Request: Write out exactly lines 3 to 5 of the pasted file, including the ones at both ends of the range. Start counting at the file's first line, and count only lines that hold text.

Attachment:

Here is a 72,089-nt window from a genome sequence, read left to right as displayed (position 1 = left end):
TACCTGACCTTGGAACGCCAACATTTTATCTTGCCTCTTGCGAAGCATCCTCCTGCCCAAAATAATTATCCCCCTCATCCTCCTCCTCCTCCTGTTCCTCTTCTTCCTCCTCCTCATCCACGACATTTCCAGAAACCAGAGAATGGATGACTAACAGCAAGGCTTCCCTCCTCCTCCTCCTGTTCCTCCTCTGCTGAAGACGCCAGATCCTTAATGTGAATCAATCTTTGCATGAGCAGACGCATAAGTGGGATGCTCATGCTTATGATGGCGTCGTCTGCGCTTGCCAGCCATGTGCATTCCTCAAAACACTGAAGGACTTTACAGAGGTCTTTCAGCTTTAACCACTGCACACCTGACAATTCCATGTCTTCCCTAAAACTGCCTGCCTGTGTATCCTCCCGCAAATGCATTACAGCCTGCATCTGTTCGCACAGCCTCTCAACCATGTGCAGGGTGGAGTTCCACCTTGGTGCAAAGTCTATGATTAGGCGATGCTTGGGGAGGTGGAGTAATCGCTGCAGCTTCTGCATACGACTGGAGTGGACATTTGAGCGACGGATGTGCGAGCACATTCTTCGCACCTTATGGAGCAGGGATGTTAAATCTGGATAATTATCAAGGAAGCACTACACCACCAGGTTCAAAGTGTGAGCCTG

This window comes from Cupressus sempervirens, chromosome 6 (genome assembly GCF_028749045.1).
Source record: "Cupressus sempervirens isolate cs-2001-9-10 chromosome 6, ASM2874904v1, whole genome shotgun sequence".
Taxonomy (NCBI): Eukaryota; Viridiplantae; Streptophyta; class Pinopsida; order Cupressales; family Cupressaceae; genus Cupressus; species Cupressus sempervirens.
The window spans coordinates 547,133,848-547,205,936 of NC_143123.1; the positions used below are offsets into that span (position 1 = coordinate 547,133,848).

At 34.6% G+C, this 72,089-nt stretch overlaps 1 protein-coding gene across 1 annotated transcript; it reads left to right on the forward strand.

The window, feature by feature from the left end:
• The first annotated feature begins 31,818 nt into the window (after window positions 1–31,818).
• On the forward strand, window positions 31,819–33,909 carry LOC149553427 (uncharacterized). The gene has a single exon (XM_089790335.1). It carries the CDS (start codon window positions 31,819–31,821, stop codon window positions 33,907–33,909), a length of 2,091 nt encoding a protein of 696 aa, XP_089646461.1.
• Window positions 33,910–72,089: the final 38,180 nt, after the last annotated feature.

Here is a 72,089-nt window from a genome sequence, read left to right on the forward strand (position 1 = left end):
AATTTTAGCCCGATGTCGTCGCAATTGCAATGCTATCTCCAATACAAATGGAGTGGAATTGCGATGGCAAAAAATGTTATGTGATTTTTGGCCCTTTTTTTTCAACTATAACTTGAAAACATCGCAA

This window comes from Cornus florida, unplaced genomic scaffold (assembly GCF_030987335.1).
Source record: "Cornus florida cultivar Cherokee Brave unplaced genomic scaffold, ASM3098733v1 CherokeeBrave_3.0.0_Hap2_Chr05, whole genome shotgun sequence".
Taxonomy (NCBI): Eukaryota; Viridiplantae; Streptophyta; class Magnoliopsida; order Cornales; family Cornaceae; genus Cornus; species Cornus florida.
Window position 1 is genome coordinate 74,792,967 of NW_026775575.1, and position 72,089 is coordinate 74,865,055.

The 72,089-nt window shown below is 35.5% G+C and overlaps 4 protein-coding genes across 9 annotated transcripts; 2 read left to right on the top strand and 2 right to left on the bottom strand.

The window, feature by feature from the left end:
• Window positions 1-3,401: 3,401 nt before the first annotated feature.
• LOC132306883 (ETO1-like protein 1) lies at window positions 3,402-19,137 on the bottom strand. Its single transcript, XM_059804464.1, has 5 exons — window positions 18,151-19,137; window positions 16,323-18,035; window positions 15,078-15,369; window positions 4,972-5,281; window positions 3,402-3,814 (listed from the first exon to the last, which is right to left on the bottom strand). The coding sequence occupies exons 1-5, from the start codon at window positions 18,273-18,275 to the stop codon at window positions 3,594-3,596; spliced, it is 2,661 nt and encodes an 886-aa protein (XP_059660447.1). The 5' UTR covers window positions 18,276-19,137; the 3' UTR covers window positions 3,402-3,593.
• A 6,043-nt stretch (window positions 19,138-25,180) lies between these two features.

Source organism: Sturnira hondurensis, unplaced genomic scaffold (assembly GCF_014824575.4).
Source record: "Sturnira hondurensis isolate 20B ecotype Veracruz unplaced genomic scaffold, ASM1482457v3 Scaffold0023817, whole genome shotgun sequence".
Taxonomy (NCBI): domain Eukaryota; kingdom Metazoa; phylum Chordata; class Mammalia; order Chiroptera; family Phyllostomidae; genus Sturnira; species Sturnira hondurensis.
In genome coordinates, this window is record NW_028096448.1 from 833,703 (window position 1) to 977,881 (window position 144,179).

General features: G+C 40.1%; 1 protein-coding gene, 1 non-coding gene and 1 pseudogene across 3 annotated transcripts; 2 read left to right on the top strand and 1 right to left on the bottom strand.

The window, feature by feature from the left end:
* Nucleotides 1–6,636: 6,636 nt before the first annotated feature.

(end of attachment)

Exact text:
This window comes from Cupressus sempervirens, chromosome 6 (genome assembly GCF_028749045.1).
Source record: "Cupressus sempervirens isolate cs-2001-9-10 chromosome 6, ASM2874904v1, whole genome shotgun sequence".
Taxonomy (NCBI): Eukaryota; Viridiplantae; Streptophyta; class Pinopsida; order Cupressales; family Cupressaceae; genus Cupressus; species Cupressus sempervirens.